This is what I learned today from my "Bahasa Indonesian Word-of-the-Day": Pria itu punya otak udang - That man has a shrimp brain. I love this language.

Life here ain't too shabby either. Today started with another trip to the Ragunan zoo for a run with the Jakarta Free Spirit running group. My new found friends (see pic below) picked me up at 6:00am, and we headed south to meet up with the mostly-expat running group. There are usually about 10-20 people there, and they all seem to be really great. One loop around the zoo is 5k. Today I tried two in preparation for a 10k race that's coming up Oct. 3. It's still a struggle getting used to the heat/humidity, but it feels so good to be getting back into some of my favorite hobbies.
(I'm second from the right...just in case you couldn't pick me out)
Yes, that's "hobbies" - plural. I found salsa dancing last Thursday night! There is a Ritz-Carlton Hotel in walking distance from my apartment, and within said hotel in a lovely little bar that has live "latin"music  (no brass, but let's not be choosey beggars, right?) and some pretty fantastic dancers. Aye, there's a rub; most of the leads are private instructors who are hired by students to both teach them and dance with them all night. Think Patrick Swayze in Dirty Dancing. This practice is called "booking," as it was explained to me by the main instructor. Harumph. Luckily, the instructor was very kind and not only danced with me, but also introduced me to some other women to chat with. As the night went on, I did get in a few amazing dances with some professional dancers (one of whom went to LA for their salsa congress). I even met a tall guy (seriously...the guy used to play professional ball...7' easy) who is a Zouk instructor. This is what I understand about Zouk: It's a dance from Brazil and the Caribbean that's a cousin to samba and lambada. Also, it requires the woman to have long hair, so she can whip it about in wild gyrations. Check out this video.  He also explained that he needed a tall partner to help him with instruction...would I be interested? Thank you, Jakarta...Thank you.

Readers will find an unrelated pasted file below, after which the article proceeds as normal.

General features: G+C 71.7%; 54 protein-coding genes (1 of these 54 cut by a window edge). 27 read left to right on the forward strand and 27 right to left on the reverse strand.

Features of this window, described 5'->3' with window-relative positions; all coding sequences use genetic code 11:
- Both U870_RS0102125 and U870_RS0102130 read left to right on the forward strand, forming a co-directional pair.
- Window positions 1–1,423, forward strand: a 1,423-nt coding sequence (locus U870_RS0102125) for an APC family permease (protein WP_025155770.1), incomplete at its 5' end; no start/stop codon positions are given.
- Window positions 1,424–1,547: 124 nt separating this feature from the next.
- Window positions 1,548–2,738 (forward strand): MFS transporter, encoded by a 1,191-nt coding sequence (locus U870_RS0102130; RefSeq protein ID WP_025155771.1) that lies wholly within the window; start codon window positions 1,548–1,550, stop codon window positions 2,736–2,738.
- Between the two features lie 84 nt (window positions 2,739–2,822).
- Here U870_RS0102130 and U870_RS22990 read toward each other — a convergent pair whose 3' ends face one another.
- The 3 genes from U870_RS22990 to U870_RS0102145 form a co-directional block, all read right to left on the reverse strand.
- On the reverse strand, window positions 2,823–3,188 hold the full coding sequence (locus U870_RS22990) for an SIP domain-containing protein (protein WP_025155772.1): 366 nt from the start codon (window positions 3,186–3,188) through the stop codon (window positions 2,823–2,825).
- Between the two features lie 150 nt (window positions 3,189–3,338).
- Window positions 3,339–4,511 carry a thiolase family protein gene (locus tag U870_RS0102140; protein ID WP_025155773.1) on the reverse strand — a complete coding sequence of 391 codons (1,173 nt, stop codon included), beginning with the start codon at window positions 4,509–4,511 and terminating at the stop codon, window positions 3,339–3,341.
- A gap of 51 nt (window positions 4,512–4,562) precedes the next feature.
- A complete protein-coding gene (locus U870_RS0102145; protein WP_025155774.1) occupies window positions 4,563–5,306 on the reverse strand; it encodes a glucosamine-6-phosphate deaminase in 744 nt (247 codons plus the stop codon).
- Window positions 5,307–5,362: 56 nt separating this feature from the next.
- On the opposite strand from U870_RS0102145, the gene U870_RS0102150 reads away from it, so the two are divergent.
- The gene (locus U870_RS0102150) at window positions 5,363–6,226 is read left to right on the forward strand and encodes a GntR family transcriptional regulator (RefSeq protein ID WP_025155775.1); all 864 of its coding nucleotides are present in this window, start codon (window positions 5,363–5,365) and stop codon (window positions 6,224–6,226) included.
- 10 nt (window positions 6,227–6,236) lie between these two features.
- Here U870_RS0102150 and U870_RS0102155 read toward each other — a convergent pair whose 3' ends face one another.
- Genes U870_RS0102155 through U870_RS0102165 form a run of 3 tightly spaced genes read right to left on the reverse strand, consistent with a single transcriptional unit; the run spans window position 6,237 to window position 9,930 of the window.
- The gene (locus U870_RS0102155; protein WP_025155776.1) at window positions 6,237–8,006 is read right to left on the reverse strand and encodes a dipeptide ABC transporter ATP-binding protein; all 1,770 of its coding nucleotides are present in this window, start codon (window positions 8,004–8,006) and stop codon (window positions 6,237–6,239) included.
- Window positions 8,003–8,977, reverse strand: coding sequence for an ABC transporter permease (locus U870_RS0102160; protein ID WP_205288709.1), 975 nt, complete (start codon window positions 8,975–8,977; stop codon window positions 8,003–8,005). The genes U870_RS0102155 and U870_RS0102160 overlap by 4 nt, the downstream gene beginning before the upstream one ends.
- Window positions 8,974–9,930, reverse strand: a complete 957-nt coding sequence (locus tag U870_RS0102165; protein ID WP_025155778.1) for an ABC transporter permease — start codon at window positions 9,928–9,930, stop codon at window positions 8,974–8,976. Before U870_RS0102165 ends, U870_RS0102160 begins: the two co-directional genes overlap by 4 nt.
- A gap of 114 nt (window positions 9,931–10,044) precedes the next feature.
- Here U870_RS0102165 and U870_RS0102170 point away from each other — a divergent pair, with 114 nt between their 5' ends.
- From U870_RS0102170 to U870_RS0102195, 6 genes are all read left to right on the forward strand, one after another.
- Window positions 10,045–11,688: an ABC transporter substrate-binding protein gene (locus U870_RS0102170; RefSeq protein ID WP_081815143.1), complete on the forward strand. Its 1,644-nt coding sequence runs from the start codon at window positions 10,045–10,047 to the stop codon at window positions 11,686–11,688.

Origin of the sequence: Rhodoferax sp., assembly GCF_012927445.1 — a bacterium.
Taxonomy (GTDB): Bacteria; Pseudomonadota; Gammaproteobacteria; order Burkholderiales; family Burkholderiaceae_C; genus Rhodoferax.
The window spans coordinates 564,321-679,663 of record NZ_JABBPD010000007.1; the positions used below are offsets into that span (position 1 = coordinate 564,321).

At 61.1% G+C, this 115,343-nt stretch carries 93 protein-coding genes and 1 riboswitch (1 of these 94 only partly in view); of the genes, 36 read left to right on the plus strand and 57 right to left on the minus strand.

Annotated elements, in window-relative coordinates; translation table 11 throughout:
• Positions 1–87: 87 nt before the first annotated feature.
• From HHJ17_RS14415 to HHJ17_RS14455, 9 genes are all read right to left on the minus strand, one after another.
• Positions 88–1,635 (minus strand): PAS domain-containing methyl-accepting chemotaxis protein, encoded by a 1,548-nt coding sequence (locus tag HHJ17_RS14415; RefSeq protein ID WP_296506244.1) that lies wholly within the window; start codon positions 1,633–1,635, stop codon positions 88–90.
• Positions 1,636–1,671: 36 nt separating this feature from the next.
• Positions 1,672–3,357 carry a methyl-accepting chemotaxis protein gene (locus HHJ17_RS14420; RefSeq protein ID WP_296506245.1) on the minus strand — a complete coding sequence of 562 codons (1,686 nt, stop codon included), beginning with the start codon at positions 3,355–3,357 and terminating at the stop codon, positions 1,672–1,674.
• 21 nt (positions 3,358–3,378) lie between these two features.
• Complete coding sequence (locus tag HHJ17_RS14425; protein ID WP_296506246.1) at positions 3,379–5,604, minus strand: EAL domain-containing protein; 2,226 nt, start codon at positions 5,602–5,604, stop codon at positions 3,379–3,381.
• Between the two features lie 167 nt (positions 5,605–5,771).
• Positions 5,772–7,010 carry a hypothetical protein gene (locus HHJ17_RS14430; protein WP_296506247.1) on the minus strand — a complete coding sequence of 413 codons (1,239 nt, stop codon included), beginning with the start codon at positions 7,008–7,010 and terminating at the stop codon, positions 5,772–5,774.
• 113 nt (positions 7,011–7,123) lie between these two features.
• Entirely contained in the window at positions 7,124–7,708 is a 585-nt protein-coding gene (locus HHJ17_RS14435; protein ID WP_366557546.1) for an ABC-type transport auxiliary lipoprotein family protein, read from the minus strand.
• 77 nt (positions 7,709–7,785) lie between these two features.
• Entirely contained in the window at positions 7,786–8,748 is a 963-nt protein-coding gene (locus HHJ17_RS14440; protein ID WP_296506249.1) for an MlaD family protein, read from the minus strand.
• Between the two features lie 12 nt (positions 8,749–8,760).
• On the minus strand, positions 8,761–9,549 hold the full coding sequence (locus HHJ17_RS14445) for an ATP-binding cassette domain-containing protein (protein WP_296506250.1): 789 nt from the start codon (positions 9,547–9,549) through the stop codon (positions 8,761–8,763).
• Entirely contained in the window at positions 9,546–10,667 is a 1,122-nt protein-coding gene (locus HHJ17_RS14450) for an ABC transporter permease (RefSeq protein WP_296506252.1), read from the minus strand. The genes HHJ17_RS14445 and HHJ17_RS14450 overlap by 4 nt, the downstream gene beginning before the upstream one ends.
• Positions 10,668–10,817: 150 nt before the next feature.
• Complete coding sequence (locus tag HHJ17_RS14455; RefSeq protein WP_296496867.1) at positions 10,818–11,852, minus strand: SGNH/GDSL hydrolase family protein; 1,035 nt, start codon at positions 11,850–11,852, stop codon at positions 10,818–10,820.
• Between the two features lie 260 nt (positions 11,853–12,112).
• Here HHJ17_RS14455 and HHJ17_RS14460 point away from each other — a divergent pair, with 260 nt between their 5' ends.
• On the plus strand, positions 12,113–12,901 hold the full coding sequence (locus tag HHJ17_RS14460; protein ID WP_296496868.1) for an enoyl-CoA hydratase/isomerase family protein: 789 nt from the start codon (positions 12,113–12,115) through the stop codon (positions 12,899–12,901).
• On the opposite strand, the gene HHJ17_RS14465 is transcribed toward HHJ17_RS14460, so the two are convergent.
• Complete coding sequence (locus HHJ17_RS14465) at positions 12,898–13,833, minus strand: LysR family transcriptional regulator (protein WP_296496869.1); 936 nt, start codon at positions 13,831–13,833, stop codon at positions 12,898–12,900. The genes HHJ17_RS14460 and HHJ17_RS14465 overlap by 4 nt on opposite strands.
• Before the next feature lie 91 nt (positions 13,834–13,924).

I should also mention...(I'm so incredibly spoiled) that while gushing today to my running buddies that I found a salsa joint, one of them exclaimed that she, too, loved salsa and used to perform and compete. Kindred spirits!

In other news: I tried Javanese coffee today - so powerful that I perspired, and I swear my teeth were vibrating for several hours afterward. I, along with all of the students and teachers at Sebasa, were invited to go see an American, Muslim Hip-Hop group at Jakarta's Hard Rock Cafe this Thursday. And, line dancing is acceptable physical training for police at the language school (more on this to come). 

Real work starts Monday, so I'm off to go create some lesson plans now. I promise...Bali reports soon!

Wednesday, September 15, 2010

Little America

Gah! So much to blog about! I want to relate the great adventures of Bali, but I'm waiting some pictures to illustrate (curses on me for forgetting my camera). I do, however, have pictures of my apartment and my address for those of you with sour gummy candy that you need to dispose of...just saying ;).






Here's said address (obnoxious, but true):
Bellagio Residence 26th Floor Tower B no 17
Kawasan Mega Kuningan Barat Kav E4.3
Kuningan Timur Setia Budi Jakarta Selatan 12950 Indonesia
(Yes...just like the casino)

When I signed up for this program and discovered I'd be moving to Indonesia, visions of grass-roofed huts surrounded by rice paddies danced in my head. There are no grass-roofed huts in Jakarta, at least none that I can see from my 26th floor balcony. I'm almost embarrassed to post these pics knowing what I know about some of the other fellows' not-so-distant-from-hut accommodations. But I promised pics, and they know who to call if they need an escape.